fighting spam and scams on the Internet
"419" Scam – Advance Fee / Fake Lottery Scam
The so-called "419" scam is a type of fraud dominated by criminals from Nigeria and other countries in Africa. Victims of the scam are promised a large amount of money, such as a lottery prize, inheritance, money sitting in some bank account, etc.
Victims never receive this non-existent fortune but are tricked into sending their money to the criminals, who remain anonymous. They hide their real identity and location by using fake names and fake postal addresses as well as communicating via anonymous free email accounts and mobile phones.
Keep in mind that scammers DO NOT use their real names when defrauding people.
The criminals either abuse names of real people or companies or invent names or addresses.
Any real people or companies mentioned below have NO CONNECTION to the scammers!
Read more about such scams here or in our 419 FAQ. Use the Scam-O-Matic to verify suspect emails.
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Some comments by the Scam-O-Matic about the following email:
- An email address listed inside this email has been used in a known fraud before.
- This email uses a separate reply address that is different from the sender address. Spammers use this to get replies even when the original spam sending accounts have been shut down. Also, sometimes the sender addresses are legitimate looking but fake and only the reply address is actually an email account controlled by the scammers.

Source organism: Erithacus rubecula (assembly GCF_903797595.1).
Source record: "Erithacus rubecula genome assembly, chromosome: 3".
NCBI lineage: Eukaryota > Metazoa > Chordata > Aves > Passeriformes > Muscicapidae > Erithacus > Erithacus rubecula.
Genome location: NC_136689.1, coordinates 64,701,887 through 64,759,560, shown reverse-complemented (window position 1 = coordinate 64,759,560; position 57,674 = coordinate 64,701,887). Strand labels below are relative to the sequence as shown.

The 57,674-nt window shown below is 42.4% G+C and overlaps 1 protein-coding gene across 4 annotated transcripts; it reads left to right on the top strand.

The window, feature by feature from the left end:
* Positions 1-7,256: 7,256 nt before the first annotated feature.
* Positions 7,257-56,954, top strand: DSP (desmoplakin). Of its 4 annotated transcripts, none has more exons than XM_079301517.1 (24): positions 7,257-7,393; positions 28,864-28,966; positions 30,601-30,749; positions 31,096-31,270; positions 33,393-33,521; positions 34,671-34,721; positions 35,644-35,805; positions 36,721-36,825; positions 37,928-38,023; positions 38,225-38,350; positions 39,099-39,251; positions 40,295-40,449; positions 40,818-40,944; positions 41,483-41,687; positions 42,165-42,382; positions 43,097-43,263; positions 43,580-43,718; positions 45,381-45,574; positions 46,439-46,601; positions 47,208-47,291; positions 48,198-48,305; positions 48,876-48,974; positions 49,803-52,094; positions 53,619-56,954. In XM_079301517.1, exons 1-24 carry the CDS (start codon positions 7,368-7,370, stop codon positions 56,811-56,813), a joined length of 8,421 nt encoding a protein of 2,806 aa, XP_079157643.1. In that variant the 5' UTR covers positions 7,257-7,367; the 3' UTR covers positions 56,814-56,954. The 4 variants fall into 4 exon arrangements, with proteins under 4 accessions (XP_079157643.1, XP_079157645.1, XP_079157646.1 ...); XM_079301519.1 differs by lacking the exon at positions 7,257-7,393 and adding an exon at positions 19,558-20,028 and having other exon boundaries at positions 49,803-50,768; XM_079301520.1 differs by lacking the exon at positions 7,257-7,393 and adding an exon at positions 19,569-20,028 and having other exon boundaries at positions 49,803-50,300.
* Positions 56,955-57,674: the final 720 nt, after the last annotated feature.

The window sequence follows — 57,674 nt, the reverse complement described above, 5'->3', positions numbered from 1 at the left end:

- The following phrases in this message should put you on alert:
- "necessary legal documents" (this will cost you money - be careful with upfront payments to anyone you only know through email, especially if they promise you a lot of money. NEVER send money by Western Union or MoneyGram to people you do not know personally - NO EXCEPTIONS! Instant wire transfer services are not meant to be used with strangers because they offer no protection against fraud. That is precisely why the criminals want you send money that way. )
- "million british pounds" (they want you to be blinded by the prospect of quick money, but the only money that ever changes hands in 419 scams is from you to the criminals)
- ",500,000" (they want you to be blinded by the prospect of quick money, but the only money that ever changes hands in 419 scams is from you to the criminals)
- "00,000.00" (they want you to be blinded by the prospect of quick money, but the only money that ever changes hands in 419 scams is from you to the criminals)
- This email message is a next of kin scam.
- This email lists mobile phone numbers. Use of such numbers is typical for scams because they allow criminals to conceal their true location. They can receive calls in an Internet cafe from where they send you emails, while pretending to be in some office.
- This email lists free webmail addresses. Use of such addresses is typical for scams. Lotteries, banks and any but the smallest of companies do not normally use such addresses. Criminals use them to anonymously send and receive email at Internet cafes.